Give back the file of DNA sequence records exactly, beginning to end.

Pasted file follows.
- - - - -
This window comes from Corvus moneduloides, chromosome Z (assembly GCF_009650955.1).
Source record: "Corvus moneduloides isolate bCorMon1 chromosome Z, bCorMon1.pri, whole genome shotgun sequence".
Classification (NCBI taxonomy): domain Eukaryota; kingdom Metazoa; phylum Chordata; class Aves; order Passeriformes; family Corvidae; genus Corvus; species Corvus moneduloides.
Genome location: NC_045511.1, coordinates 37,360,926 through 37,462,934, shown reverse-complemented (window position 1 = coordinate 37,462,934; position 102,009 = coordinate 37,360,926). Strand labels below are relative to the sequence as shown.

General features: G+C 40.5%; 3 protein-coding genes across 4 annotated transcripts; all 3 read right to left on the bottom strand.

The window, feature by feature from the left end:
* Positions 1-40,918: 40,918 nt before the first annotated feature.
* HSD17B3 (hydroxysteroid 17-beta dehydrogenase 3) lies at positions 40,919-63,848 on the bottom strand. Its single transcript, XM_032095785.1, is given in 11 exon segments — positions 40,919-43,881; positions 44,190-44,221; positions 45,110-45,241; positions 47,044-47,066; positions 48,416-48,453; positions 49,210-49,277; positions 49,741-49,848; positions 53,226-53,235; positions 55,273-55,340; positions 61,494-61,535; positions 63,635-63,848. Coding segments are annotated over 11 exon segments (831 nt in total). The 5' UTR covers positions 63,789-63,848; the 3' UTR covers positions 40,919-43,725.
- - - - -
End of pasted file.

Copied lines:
This window comes from Corvus moneduloides, chromosome Z (assembly GCF_009650955.1).
Source record: "Corvus moneduloides isolate bCorMon1 chromosome Z, bCorMon1.pri, whole genome shotgun sequence".
Classification (NCBI taxonomy): domain Eukaryota; kingdom Metazoa; phylum Chordata; class Aves; order Passeriformes; family Corvidae; genus Corvus; species Corvus moneduloides.
Genome location: NC_045511.1, coordinates 37,360,926 through 37,462,934, shown reverse-complemented (window position 1 = coordinate 37,462,934; position 102,009 = coordinate 37,360,926). Strand labels below are relative to the sequence as shown.

General features: G+C 40.5%; 3 protein-coding genes across 4 annotated transcripts; all 3 read right to left on the bottom strand.

The window, feature by feature from the left end:
* Positions 1-40,918: 40,918 nt before the first annotated feature.
* HSD17B3 (hydroxysteroid 17-beta dehydrogenase 3) lies at positions 40,919-63,848 on the bottom strand. Its single transcript, XM_032095785.1, is given in 11 exon segments — positions 40,919-43,881; positions 44,190-44,221; positions 45,110-45,241; positions 47,044-47,066; positions 48,416-48,453; positions 49,210-49,277; positions 49,741-49,848; positions 53,226-53,235; positions 55,273-55,340; positions 61,494-61,535; positions 63,635-63,848. Coding segments are annotated over 11 exon segments (831 nt in total). The 5' UTR covers positions 63,789-63,848; the 3' UTR covers positions 40,919-43,725.